In its latest position paper on modernisation, the council explains that there’s need for the development of continuous mining machines that can cost-effectively cut the ore with reduced dilution. ‘The challenge in gold mining is that the rock is even harder than PGM-bearing rock and rock stress is very high, given depths of more than 4 km,’ it states. ‘24/7 mechanised mining systems would allow the exploitation of lower-grade reefs as well as deep high-grade reefs and high-grade pillar recovery.’ One case study refers to Amplats’ testing of equipment for hard rock, mechanised mines to operate with extra-low profile (XLP) and ultra-low profile (ULP) mining technology.
This type of equipment can operate in lower operating heights, greater depths and areas inaccessible to human mine workers. More specifically, it enables trackless mechanisation in narrow reef (1.2 m) stoping operations and low profile (1.8 m) room and pillar methods, according to DOK-ING, one of Amplats’ innovation partners. The Croatian firm (with the motto ‘don’t send a man to do a machine’s job’) has its roots in landmine clearing and it developed its first dozer for the South African mining sector in 2003: a small machine to assist with the cleaning of stopes after blasting, which has since been refined.
DOK-ING’s remote-controlled, diesel-powered MVD-XLP dozer can work in harsh mining and construction environments, such as inclines up to 30 degrees and high temperatures up to 50˚C. The dozer has a blade for digging and pushing the blasted ore in front of the machine and can handle 50 tons to 120 tons of ore per hour, with minimal maintenance. Referring to its most recent model, the company notes that ‘although designed for a certain kind of underground mining, its size and strength give it a number of other applications as well – in open and closed pits, narrow reefs, under conveyor belts, or even in construction work’. DOK-ING also recognises Sandvik and Atlas Copco as major players in the design and manufacturing of mining vehicles and equipment.
Locally, the CMTi Group is also developing ULP equipment specifically for the South African market. The company has made headway with its cutting-edge, remote-controlled mechanised equipment for narrow-vein mining operations, after years of partnering with large miners such as Sibanye Stillwater, Impala Platinum, Gold Fields, Harmony Gold and AngloGold Ashanti. CMTi is involved in Sibanye-Stillwater’s stope mechanisation programme, where its locally developed ULP machines – a remote-controlled multi-drill, and a sweeper and dozer prototype – have exceeded expectations in trials. In addition to the ULP technology, the company also offers a hybrid electric-diesel locomotive and integrated brake testing equipment. ‘Our solutions are the outcome of a process that was driven by the needs of the sectors, as opposed to a “push” approach from international manufacturers in the supply chain,’ according to CMTi MD Danie Burger. ‘By allowing the mines to drive the process, we have developed successful solutions for unique local operating conditions.’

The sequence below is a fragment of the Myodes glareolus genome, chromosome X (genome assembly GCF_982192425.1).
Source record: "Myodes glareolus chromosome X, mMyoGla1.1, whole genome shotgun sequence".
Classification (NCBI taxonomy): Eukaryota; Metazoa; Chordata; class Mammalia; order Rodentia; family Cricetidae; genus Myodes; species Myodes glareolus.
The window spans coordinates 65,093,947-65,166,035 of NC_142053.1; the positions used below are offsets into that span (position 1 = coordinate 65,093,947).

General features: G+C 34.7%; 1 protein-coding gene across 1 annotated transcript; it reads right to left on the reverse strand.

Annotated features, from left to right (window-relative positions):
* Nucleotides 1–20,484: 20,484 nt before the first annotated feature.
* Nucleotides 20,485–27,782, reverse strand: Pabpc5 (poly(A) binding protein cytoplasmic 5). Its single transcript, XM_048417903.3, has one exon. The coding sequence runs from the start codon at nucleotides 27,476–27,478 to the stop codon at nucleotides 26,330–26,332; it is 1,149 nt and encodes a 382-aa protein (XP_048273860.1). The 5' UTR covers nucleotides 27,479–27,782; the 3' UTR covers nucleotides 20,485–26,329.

The Isidingo Drill Challenge also focuses on local mining innovation. Initiated by the Mandela Mining Precinct and consulting firm RIIS, it’s an open call for the development of an improved rock drill that is lighter and more versatile than conventional ones. Three short-listed companies (Novatek, HPE and Fermel) were expected to compete to produce the final prototype in early 2019. ‘With the potential of becoming a widely-used new technology in deep-level mining and elsewhere, the challenge incentivises entrants to rethink the decades-old mining drill technology,’ says Sietse van der Woude, Minerals Council senior executive for modernisation and safety. ‘If we get this right, it will be good for suppliers, mining companies, employees and the country. Aside from sparking innovation, the challenge encourages new players to emerge.’
It’s another incremental step towards mechanisation, which will eventually require a wholesale change of thinking, says Vogt. ‘When you have worked in a certain way for a long time, it’s difficult to adjust to a systems change. Nothing you know, none of your experiences prepare you for what’s going to happen.
‘This applies to every level, from operators not knowing how to care for their machines to mechanics who don’t know how to maintain them, as well as to the managers who prioritise incorrectly because they’re just not used to how machines need to be managed.’
Some analysts are saying this human factor as well as labour strikes, combined with other challenges, may have played a role in Gold Fields’ so far unsuccessful conversion of South Deep from a labour-intensive conventional gold mine to a large‚ deep-level‚ mechanised operation. Bringing mechanisation into mining is challenging, says Vogt. But in a world where everything is becoming more high-tech, South Africa can’t go on sending men and women kilometres under the earth to manually extract minerals in increasingly risky and uncompetitive conditions. We may already have reached the point that a recent Reuters headline so bluntly described as ‘mechanise or die’.